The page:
Profile: James Duff

“No matter what any writer tells you, you’re always writing about yourself,” says James Duff, creator and an executive producer of “The Closer.” (Frederick M. Brown, Getty Images / August 27, 2011)

The gig: James Duff is the creator and an executive producer of the long-running TNT crime drama "The Closer" and its spinoff "Major Crimes," which is filmed in Los Angeles and will launch a new season Nov. 25. Born in New Orleans and raised in Dallas, Duff, 58, was adopted when he was 3 months old. After quarreling with his parents about his future — his dad wanted him to be a lawyer, but he was more interested in music and theater — Duff ran away from home when he was 17 and joined a theater camp in the small northern Texas town of Lubbock. "I'm probably the only person who moved from Dallas to Lubbock, but that's what I did," he said. "My family took a year to get over it."

Meeting a mentor: After graduating from high school in Lubbock, Duff enrolled at Texas Tech University, where he met his mentor, actor G.W. Bailey, who was teaching an acting course. "He was a big influence on my life. He told me I didn't have to be a lawyer and that I didn't have to do any of the things that I didn't want to do and that I could follow my passion." Duff never forgot the early advice and would hire Bailey years later to work on his TV shows. Bailey plays police Lt. Louie Provenza on "Major Crimes" and "The Closer."

From the stage to the page: Duff began his career as a stage actor, appearing in Dallas and later moving to New York. He took up writing, initially as a way to fill time between acting auditions in New York. "I noticed that there were about a billion actors for every part and there were not very many plays," he said. "I thought maybe writing plays would be the way in." One of his plays became the Broadway drama "Home Front," which was later turned into a 1996 feature film called "The War at Home" with Kathy Bates, Emilio Estevez and Martin Sheen.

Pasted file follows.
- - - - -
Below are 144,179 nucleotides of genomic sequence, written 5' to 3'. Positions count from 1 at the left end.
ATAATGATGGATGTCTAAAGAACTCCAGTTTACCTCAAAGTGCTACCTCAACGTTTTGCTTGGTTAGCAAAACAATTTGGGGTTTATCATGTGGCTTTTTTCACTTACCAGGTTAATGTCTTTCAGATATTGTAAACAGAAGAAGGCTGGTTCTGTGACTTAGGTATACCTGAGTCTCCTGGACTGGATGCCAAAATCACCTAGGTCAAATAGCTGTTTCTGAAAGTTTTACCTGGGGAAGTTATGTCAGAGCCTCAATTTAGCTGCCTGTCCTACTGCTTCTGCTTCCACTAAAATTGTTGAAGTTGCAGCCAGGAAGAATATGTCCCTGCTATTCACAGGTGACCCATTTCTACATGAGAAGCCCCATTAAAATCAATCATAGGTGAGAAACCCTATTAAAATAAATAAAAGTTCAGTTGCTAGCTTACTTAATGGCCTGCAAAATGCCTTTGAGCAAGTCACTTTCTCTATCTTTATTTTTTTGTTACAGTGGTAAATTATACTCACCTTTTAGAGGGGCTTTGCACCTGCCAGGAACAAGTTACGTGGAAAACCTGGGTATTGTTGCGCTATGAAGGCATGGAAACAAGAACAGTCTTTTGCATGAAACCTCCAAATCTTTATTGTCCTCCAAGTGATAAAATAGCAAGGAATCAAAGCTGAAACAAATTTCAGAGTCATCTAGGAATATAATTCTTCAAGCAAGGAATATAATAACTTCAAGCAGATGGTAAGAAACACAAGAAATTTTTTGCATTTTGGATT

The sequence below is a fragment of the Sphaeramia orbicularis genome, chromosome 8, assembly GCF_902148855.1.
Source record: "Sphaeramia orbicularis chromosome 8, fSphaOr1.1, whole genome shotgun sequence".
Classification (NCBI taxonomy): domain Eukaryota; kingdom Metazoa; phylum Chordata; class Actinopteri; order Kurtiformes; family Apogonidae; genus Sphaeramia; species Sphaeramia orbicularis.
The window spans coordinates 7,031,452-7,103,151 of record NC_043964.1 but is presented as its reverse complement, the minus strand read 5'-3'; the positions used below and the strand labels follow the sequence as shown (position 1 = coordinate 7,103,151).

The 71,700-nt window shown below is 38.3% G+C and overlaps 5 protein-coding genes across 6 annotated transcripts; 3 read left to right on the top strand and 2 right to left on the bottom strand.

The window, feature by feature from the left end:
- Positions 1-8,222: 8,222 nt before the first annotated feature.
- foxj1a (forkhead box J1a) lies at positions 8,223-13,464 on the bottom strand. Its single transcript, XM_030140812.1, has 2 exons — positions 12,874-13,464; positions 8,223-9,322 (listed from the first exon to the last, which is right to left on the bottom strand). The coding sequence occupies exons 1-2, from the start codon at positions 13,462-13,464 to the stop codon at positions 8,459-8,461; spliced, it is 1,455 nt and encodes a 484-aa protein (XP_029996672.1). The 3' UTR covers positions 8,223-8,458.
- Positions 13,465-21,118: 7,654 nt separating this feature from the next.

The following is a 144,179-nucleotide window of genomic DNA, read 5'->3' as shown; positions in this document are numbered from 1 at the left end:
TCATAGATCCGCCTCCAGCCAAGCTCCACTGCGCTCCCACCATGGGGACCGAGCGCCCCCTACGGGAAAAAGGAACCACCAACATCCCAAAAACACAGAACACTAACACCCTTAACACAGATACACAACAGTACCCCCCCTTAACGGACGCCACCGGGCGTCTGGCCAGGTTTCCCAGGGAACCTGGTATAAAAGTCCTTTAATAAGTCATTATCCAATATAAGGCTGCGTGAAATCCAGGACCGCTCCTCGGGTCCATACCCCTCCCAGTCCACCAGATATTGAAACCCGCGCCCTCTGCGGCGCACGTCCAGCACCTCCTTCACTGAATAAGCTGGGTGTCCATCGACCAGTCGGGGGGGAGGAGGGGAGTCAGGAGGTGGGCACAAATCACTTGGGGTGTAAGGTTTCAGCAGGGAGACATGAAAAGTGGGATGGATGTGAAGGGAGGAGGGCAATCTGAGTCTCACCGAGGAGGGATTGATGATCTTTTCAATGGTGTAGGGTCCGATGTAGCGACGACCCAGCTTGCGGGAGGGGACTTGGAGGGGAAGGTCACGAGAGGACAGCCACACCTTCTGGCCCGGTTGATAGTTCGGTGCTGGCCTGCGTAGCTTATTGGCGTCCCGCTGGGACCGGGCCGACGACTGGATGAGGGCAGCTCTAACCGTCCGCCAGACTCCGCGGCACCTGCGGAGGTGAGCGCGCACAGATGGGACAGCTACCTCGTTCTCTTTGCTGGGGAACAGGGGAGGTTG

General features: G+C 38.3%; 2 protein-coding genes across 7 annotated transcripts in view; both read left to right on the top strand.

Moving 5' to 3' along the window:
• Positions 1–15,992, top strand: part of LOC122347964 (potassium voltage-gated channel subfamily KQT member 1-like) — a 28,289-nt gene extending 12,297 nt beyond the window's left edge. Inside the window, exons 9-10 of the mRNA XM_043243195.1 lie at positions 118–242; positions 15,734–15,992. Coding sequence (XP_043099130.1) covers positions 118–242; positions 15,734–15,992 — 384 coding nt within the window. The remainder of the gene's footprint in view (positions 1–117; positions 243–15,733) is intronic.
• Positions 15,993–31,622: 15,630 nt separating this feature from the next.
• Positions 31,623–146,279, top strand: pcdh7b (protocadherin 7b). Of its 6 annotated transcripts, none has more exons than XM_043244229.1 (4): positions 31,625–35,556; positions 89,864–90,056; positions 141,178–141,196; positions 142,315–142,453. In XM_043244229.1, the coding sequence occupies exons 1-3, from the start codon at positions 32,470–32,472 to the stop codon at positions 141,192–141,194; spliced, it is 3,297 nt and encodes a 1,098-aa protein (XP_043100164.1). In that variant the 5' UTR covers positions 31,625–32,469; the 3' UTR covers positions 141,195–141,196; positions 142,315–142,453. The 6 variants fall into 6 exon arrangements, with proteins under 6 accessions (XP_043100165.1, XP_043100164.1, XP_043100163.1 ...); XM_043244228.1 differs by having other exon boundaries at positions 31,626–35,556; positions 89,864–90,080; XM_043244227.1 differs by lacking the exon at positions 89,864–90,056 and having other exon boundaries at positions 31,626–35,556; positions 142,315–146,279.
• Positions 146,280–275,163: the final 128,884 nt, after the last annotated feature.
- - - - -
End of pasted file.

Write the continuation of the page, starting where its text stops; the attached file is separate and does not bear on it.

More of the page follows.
Early struggles: In the late 1980s, Duff hit a low point. His HIV-positive partner died and work was so scarce that he ended up getting a job as a host in a restaurant, waiting on the same people he had worked with on stage. "It was so humiliating. I thought this is never going to work. I decided no matter what happened to me, I was going to write anyway. That commitment changed my life." He sold a screenplay for a TV pilot, and got his first big break with the TV movie "Doing Time on Maple Drive." The 1992 film about a dysfunctional family featured a young Jim Carrey in one of his first dramatic roles and was nominated for three Emmy Awards.

A lesson in perseverance: Duff worked his way through 18 pilot scripts before he hit pay dirt almost 10 years ago with "The Closer," about a dogged police detective who heads a unit of the LAPD that handles high-profile murder cases. Duff created and produced the show with Greer Shephard and Michael Robin, who also worked with him on an earlier TV series, "The D.A.," which was canceled after four shows. "There's no better teacher than failure," Duff said. "The lesson I've learned in my journey has been persistence and to continue working no matter what happens, because things are not always going to go your way. You're not always going to produce great work. Not everything you do is going to be brushed with gold."

Write about what you know: "No matter what any writer tells you, you're always writing about yourself," Duff said. He said Kyra Sedgwick's character, Deputy Chief Brenda Leigh Johnson in "The Closer," was a female version of himself, channeling some of his mother and his sister. "I don't like being told what to think, and I think that's a very good description of the character," Duff said. "She doesn't like preconceived notions. She's less interested in the big picture than what is right in front of her."

richard.verrier@latimes.com